Because you are thinking permutations rather than combinations. There are four permutations of two coins, but there are only three combinations, because it does not matter which coin is heads and which coin is tails. As a result, the combination of heads and tails has a 0.5 probability, while two heads or two tails each have a 0.25 probability.


The probability of 2 coins both landing on heads or both landing on tails is 1/2 because there are 4 possible outcomes. Head, head. Head, tails. Tails, tails. Tails, heads. Tails, heads is different from heads, tails for reasons I am unsure of.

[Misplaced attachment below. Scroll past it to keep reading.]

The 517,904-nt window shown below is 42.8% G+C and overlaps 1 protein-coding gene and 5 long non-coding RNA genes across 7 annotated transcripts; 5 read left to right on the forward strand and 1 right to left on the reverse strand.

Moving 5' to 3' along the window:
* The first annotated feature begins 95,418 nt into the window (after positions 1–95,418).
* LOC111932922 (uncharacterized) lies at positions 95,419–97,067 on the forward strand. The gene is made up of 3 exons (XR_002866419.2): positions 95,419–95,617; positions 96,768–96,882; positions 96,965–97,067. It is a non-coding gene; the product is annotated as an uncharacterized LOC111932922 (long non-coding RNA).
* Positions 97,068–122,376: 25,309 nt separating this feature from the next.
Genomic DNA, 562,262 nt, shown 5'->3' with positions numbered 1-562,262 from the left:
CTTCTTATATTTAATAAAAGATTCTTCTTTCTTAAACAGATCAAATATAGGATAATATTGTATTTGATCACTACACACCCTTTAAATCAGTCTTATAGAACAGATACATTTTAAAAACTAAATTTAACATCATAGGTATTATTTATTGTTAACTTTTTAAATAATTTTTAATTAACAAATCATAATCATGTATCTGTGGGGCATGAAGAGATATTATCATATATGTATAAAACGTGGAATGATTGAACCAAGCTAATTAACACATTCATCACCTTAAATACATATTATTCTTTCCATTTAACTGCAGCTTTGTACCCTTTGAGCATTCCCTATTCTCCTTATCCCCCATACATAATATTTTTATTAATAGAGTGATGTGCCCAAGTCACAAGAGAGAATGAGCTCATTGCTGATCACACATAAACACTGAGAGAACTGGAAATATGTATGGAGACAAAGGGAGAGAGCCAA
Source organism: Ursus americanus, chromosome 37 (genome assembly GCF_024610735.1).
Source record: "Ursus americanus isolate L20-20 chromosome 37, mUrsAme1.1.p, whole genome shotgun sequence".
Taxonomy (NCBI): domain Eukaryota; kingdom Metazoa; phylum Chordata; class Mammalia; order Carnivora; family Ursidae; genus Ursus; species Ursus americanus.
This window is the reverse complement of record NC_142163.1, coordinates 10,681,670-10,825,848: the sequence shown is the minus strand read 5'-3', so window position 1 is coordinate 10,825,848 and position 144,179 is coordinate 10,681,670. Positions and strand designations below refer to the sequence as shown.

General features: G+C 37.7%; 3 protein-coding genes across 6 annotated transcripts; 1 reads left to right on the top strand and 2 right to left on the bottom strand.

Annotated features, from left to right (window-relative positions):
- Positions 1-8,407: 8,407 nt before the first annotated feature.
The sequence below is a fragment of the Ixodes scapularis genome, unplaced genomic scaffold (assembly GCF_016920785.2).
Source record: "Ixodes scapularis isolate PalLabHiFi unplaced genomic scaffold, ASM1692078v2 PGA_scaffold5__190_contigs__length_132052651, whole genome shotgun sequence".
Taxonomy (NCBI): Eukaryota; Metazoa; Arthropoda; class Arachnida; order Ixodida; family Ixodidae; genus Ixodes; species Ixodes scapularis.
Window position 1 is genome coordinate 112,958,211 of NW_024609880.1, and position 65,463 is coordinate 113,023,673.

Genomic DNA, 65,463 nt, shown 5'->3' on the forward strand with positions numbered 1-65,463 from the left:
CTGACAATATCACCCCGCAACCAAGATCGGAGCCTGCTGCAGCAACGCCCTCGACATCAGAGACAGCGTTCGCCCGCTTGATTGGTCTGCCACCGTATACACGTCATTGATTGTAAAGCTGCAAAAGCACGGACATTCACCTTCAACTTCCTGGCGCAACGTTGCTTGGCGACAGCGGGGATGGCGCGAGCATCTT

There is no difference in sound landing heads or tails.


There are 10 possibilities. For every space on the spinner you land on, there are two other outcomes (heads and tails). Say the colors are Blue, Green, Yellow, Red, and Purple. Here would be the final outcomes. Blue - heads or tails Green - heads or tails Yellow - heads or tails Red - heads or tails Purple - heads or tails